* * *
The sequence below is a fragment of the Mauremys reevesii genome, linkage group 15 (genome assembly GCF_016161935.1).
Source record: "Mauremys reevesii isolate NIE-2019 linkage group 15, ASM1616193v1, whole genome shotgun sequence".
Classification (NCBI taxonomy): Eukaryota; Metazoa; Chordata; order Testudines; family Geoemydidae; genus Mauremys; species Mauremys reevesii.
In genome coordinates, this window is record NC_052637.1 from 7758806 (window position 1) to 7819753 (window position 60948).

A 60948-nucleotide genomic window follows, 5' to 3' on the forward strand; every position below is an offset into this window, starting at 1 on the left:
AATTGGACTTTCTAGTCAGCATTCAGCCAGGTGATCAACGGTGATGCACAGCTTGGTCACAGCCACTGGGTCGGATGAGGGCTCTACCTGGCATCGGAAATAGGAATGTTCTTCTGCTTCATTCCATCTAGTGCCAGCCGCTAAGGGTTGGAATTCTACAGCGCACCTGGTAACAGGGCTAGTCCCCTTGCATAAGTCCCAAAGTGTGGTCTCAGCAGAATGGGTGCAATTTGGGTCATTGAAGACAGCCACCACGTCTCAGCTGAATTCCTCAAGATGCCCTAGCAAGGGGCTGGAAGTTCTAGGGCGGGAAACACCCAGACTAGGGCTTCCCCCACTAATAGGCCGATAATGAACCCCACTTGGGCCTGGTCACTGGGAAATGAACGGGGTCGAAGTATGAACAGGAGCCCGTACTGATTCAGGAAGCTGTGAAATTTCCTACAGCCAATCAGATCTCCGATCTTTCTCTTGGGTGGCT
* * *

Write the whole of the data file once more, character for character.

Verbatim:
The sequence below is a fragment of the Mauremys reevesii genome, linkage group 15 (genome assembly GCF_016161935.1).
Source record: "Mauremys reevesii isolate NIE-2019 linkage group 15, ASM1616193v1, whole genome shotgun sequence".
Classification (NCBI taxonomy): Eukaryota; Metazoa; Chordata; order Testudines; family Geoemydidae; genus Mauremys; species Mauremys reevesii.
In genome coordinates, this window is record NC_052637.1 from 7758806 (window position 1) to 7819753 (window position 60948).

A 60948-nucleotide genomic window follows, 5' to 3' on the forward strand; every position below is an offset into this window, starting at 1 on the left:
AATTGGACTTTCTAGTCAGCATTCAGCCAGGTGATCAACGGTGATGCACAGCTTGGTCACAGCCACTGGGTCGGATGAGGGCTCTACCTGGCATCGGAAATAGGAATGTTCTTCTGCTTCATTCCATCTAGTGCCAGCCGCTAAGGGTTGGAATTCTACAGCGCACCTGGTAACAGGGCTAGTCCCCTTGCATAAGTCCCAAAGTGTGGTCTCAGCAGAATGGGTGCAATTTGGGTCATTGAAGACAGCCACCACGTCTCAGCTGAATTCCTCAAGATGCCCTAGCAAGGGGCTGGAAGTTCTAGGGCGGGAAACACCCAGACTAGGGCTTCCCCCACTAATAGGCCGATAATGAACCCCACTTGGGCCTGGTCACTGGGAAATGAACGGGGTCGAAGTATGAACAGGAGCCCGTACTGATTCAGGAAGCTGTGAAATTTCCTACAGCCAATCAGATCTCCGATCTTTCTCTTGGGTGGCT